Sir Winston S. Churchill was awarded the Nobel Prize in Literature in 1953 "for his mastery of historical and biographical description as well as for brilliant oratory in defending exalted human values."
Over a 64-year span, Churchill published over 40 books, many multi-volume definitive accounts of historical events to which he was a witness and participant. All are beautifully written and as accessible and relevant today as when first published.
During his fifty-year political career, Churchill served twice as Prime Minister in addition to other prominent positions—including President of the Board of Trade, First Lord of the Admiralty, Chancellor of the Exchequer, and Home Secretary. In the 1930s, Churchill was one of the first to recognize the danger of the rising Nazi power in Germany and to campaign for rearmament in Britain. His leadership and inspired broadcasts and speeches during World War II helped strengthen British resistance to Adolf Hitler—and played an important part in the Allies’ eventual triumph.
One of the most inspiring wartime leaders of modern history, Churchill was also an orator, a historian, a journalist, and an artist. All of these aspects of Churchill are fully represented in this collection of his works.
A disturbingly prophetic account of the events leading up to World War II, this anthology is a collection of Churchill’s reporting for the Daily Telegraph and the Evening Standard from 1936 to 1939—tracing Hitler’s rise to power, the Nazi invasion of the Rhineland, and other events leading up to the declaration of war.
In the first few years of Nazi ascendance, many European intellectuals and leaders advocated avoiding war and negotiating with Hitler. Churchill is one of the few who understood the scope of the Nazi threat and advocated armament against Germany early on—and his early prescience serves as a fine prediction of his determined stance against Hitler as a World War II leader and statesman.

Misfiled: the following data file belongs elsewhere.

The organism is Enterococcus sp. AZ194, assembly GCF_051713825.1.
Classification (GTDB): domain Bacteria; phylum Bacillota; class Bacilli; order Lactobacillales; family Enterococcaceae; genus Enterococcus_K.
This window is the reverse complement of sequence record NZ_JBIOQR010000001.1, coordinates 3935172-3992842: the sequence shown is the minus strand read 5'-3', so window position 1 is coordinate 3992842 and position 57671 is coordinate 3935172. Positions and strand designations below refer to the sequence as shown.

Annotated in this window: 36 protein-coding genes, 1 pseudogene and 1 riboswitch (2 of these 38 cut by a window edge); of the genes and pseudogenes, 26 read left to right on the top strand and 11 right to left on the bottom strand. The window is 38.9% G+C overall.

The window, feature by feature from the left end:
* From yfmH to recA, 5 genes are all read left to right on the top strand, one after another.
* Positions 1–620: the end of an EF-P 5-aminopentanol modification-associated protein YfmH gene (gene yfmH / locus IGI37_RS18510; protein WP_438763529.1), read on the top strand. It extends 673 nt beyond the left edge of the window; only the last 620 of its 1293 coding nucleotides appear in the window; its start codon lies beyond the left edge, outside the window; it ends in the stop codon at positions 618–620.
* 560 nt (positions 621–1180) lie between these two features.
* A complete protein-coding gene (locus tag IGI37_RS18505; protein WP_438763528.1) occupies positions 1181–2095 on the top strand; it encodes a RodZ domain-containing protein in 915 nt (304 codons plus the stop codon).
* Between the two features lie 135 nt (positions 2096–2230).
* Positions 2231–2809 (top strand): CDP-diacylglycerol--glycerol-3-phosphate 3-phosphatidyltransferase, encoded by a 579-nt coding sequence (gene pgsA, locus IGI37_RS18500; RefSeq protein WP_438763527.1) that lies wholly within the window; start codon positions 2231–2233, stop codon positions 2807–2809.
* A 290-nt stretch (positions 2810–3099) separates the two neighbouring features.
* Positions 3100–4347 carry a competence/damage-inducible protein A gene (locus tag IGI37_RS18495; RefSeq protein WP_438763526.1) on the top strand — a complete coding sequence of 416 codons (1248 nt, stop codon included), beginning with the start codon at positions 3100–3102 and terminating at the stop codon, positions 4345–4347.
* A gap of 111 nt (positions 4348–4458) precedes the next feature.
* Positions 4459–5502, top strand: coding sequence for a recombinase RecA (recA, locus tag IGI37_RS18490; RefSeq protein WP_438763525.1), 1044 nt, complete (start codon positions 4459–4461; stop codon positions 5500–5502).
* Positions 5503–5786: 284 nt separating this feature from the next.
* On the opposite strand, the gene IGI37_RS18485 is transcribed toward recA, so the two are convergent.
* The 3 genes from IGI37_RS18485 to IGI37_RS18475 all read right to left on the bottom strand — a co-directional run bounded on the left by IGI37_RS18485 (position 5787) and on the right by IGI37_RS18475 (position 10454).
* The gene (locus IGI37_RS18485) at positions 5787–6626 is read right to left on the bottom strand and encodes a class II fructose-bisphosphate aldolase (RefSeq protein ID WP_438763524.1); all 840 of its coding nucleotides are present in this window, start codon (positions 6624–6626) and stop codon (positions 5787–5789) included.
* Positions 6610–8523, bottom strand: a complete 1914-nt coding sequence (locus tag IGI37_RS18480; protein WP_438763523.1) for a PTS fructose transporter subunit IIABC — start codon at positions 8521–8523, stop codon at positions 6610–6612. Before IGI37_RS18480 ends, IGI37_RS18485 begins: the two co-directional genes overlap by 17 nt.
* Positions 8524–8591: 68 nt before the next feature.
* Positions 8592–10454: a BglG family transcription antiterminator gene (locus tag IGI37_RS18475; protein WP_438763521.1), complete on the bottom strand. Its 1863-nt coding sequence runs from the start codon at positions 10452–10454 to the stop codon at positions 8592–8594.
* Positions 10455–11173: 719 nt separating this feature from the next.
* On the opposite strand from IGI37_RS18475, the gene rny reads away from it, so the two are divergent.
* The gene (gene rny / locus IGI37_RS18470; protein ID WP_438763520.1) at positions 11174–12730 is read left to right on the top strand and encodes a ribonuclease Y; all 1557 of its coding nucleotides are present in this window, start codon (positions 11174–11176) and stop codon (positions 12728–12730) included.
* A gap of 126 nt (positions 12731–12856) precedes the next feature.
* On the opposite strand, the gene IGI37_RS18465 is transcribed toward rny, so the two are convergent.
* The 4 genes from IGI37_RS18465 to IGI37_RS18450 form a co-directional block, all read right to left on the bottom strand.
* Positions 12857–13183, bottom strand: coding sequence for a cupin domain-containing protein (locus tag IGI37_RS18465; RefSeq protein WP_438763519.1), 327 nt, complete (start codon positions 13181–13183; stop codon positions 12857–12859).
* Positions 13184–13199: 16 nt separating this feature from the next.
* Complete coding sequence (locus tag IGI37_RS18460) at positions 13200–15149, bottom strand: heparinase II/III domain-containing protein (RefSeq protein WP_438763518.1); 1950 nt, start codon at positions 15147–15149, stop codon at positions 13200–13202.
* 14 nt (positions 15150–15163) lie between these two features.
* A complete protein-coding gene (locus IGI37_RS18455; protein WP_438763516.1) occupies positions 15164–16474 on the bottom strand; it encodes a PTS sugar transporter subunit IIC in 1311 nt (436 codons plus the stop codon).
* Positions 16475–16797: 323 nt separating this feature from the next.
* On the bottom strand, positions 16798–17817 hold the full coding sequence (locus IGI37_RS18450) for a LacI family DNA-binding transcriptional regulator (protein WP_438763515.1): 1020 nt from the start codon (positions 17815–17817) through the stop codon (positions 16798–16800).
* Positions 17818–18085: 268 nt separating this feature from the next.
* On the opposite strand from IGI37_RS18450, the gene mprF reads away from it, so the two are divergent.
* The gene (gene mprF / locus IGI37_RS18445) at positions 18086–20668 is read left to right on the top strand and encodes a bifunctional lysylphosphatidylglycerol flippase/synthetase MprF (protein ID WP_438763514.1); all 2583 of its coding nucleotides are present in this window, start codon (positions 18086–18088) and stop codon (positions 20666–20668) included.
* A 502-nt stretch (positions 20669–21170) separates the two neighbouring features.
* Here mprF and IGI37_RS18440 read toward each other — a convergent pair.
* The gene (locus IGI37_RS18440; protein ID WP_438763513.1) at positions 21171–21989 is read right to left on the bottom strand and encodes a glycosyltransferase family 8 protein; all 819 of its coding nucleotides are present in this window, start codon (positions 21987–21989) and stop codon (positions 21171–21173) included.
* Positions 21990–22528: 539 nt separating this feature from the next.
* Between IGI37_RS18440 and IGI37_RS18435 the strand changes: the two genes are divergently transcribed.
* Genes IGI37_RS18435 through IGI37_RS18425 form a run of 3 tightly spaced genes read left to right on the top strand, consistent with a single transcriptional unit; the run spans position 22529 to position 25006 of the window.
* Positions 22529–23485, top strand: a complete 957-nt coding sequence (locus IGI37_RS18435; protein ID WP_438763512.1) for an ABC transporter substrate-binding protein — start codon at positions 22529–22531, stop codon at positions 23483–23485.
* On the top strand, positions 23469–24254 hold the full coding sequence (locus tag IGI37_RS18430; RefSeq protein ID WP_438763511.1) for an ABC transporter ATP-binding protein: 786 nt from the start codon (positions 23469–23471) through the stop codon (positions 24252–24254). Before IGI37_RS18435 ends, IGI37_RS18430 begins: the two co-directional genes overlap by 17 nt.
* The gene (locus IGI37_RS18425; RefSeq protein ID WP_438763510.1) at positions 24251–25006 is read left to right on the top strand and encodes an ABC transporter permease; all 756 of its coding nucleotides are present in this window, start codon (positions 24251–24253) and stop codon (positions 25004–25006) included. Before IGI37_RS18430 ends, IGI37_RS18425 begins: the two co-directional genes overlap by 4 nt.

In the final volume of the six-volume series The Second World War, the tide of war has turned in the Allies' favor--and Japan's surrender is imminent. Even so, the Allies find themselves powerless to halt the advance of Russia and lay the groundwork for lasting peace--and Churchill himself is seeing his time of leadership come to a close.
In this book, Churchill provides us a glimpse not only of his own political diminishment at the end of the war, but of his predictions on the state of relations between Russia and the West--later fulfilled by the advent of the Cold War.
Churchill's definitive history of World War II is extraordinary--both for the breadth and depth of its historical scope and the personal perspective of its writer, a man who not only lived in these times, but shaped them.
In Volume 2 of Winston Churchill's epic four-volume account of British history, he details the turbulent period of the sixteenth and seventeenth centuries-taking us from the dramatic clashes of the powerful Tudor and Stuart families through the growth of monarchic power, the Protestant Reformation, England's Civil War, and the discovery of the Americas.
Churchill's prose is eminently readable-making historical characters and events come to life with compelling insight and analysis. As a pre-eminent wartime leader himself, Churchill possessed a unique understanding of the pressures of leadership-and the minds of those who were faced with the burden of shaping
By clicking submit, I acknowledge that I have read and agree to RosettaBooks